It's funny who you meet or, in this case, wish you'd met, at the motorcycle races.
It should have been obvious. The name on the side of the two large semitrailer trucks parked on the front row was Jordan Suzuki. And there, on the truck and the white and black leather suits of three of the top pro racers was the familiar Y-shaped logo of a basketball player flying in for an airborne slam dunk.
The Internet site is www.jumpman23.com.
The leading sponsor of the team is Brand Jordan and, I was later told, Nike, along with such powerhouses as Gatorade, Hanes and Upper Deck.
But what, do tell, would Michael Jordan be doing getting involved in superbike racing?
Story is, Jordan, the basketball great, was a closet motorcycle nut during his NBA years. His contract said "nothing dangerous," and riding a motorcycle is not without some threat of danger, so he parked his bike.
He rode a motorcycle in his younger years, I was told, and picked it back up when he stopped signing contracts.
His media manager, Kenneth Abbott, said that Jordan, while out riding one afternoon on his cycle, chanced to meet another rider who talked to him about superbike racing.
And thus was born Michael Jordan Motorsports.
Part of the agreement was the rider, who also runs a motorcycle school, teach Jordan to ride at high speeds.
"He's good, very good," said Abbott. "When he first started he would brake in the turns and slow down. You could pass him pretty easily. He picked it up fairly quickly, though. Now, you'd have a hard time keeping up with him.
"I would say you could put Michael out on the track with this field and he likely wouldn't win, but he'd beat some of the privateers. He's that good."
Which means he may not top out at 180 or 190 miles per hour on the long straight, but he'd certainly hit speeds of, oh, around 160 or 170 — easily.
Abbott said when Jordan started out on a superbike he had some difficulty adapting his 6-foot-6 frame on a superbike intended for much shorter riders. So the bike was modified. Pegs were moved around and even the seat was adjusted. Now his racing bike fits like a glove.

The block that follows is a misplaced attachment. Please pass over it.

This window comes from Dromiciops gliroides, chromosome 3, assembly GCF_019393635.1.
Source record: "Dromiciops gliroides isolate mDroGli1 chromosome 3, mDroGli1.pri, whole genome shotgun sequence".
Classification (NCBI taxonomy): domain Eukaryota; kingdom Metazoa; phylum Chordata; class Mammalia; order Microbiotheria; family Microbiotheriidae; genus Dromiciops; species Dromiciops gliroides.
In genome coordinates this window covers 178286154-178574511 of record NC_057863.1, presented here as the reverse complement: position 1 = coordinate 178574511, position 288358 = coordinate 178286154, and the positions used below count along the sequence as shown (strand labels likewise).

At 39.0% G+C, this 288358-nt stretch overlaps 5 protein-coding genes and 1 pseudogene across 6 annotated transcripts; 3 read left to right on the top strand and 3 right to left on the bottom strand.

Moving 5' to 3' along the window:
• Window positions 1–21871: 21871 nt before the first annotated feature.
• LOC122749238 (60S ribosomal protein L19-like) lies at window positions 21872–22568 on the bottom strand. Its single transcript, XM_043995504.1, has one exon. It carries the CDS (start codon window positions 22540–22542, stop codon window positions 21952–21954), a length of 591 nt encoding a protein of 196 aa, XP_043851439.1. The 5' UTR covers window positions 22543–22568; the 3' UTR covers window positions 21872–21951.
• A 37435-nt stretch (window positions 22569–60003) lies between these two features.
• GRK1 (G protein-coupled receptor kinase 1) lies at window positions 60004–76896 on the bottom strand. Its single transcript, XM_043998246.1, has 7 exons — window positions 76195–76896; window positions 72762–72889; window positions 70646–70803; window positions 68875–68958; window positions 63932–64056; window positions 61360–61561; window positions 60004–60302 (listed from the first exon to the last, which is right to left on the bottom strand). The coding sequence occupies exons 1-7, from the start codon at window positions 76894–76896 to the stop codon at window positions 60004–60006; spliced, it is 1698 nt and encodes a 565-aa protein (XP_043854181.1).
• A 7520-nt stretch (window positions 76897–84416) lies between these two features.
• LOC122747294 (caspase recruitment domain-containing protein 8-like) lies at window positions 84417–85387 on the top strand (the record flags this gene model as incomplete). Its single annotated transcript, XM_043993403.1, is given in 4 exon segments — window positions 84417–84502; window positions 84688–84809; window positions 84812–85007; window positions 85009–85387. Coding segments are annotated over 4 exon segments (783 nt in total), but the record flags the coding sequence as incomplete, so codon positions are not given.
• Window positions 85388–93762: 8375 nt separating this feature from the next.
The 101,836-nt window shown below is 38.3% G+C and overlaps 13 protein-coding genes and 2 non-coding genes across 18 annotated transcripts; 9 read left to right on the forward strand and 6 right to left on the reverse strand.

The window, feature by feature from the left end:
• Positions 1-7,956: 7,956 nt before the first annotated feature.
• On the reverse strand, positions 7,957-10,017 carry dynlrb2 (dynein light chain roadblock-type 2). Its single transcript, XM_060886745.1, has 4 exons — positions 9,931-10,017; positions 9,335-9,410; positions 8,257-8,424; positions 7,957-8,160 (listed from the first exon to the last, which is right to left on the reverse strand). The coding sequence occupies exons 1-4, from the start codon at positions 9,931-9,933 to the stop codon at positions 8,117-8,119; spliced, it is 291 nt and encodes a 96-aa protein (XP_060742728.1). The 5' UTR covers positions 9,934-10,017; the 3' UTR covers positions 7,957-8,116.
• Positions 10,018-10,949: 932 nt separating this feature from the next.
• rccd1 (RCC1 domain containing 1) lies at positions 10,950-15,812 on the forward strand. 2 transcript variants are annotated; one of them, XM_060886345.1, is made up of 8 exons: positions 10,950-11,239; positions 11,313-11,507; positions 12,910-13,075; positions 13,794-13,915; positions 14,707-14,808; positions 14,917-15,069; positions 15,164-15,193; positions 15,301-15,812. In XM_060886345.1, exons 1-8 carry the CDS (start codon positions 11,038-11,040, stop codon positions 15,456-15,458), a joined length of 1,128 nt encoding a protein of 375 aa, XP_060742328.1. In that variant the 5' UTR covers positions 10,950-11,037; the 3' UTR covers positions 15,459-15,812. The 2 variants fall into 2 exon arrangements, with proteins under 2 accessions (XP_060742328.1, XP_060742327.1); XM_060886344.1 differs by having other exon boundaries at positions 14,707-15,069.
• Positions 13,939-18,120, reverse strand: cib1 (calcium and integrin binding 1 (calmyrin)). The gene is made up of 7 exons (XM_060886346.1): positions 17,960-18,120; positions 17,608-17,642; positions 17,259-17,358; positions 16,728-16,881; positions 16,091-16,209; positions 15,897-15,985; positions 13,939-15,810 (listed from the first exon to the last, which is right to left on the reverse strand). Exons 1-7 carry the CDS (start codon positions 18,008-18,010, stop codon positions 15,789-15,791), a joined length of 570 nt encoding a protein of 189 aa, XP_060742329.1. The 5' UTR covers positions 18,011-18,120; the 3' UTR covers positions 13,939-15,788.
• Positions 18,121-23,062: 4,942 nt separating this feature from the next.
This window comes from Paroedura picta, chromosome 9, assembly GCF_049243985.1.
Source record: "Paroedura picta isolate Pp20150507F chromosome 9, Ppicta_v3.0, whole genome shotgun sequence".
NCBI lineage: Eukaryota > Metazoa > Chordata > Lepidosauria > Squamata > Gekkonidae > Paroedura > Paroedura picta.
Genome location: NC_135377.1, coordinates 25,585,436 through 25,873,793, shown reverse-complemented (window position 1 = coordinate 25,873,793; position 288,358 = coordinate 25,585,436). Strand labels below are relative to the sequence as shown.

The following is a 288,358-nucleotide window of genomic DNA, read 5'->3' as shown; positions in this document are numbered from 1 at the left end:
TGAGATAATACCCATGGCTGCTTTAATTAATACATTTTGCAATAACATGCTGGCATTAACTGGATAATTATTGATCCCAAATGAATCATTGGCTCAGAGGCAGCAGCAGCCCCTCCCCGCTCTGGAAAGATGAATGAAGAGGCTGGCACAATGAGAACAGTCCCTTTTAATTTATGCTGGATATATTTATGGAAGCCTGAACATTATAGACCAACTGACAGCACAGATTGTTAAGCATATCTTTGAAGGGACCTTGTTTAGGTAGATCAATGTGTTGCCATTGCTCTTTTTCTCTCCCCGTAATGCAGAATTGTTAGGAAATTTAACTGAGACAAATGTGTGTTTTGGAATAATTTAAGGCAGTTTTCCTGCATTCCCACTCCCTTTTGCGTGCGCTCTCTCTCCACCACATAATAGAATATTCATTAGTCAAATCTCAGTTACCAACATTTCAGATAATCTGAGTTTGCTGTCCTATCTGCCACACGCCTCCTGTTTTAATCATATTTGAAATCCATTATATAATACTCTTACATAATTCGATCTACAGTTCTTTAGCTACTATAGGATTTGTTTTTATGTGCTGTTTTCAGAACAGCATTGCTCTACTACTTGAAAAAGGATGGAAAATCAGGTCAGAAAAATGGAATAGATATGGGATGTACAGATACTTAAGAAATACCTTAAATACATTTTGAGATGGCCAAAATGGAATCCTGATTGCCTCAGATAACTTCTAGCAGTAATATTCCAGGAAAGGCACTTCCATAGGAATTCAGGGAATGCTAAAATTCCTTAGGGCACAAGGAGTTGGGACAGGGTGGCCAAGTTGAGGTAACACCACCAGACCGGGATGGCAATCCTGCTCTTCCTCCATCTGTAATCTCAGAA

He has, since he's gotten the racing bug, said Abbott, cut down on his street riding, although he does take out the bike on occasion.
Apparently, he goes to most races. His hope is that his presence will bring attention to a sport trying hard to get front-page coverage. He would have been sitting in one of the suits at the Miller Motorsports Park race last weekend except his sons were involved in, of all things, a basketball tournament.
The big question I wanted to ask, and did, was does Jordan wear a helmet?
Answer: A resounding yes.
"Along with all of the other safety attire, like gloves and leathers and boots. He actually wears the helmet for two reasons. Mainly for safety, but it also helps to hide his identity. It's hard to tell who's behind one of those full-face helmets. I know helmet manufactures would love to get Michael wearing one of their helmets. Right now he's got several. It's always a difficult choice of which one to wear."
I doubt it would be hard to tell, helmet or not, the big, tall rider in the fancy helmet riding as comfortably as if he were floating on air, however.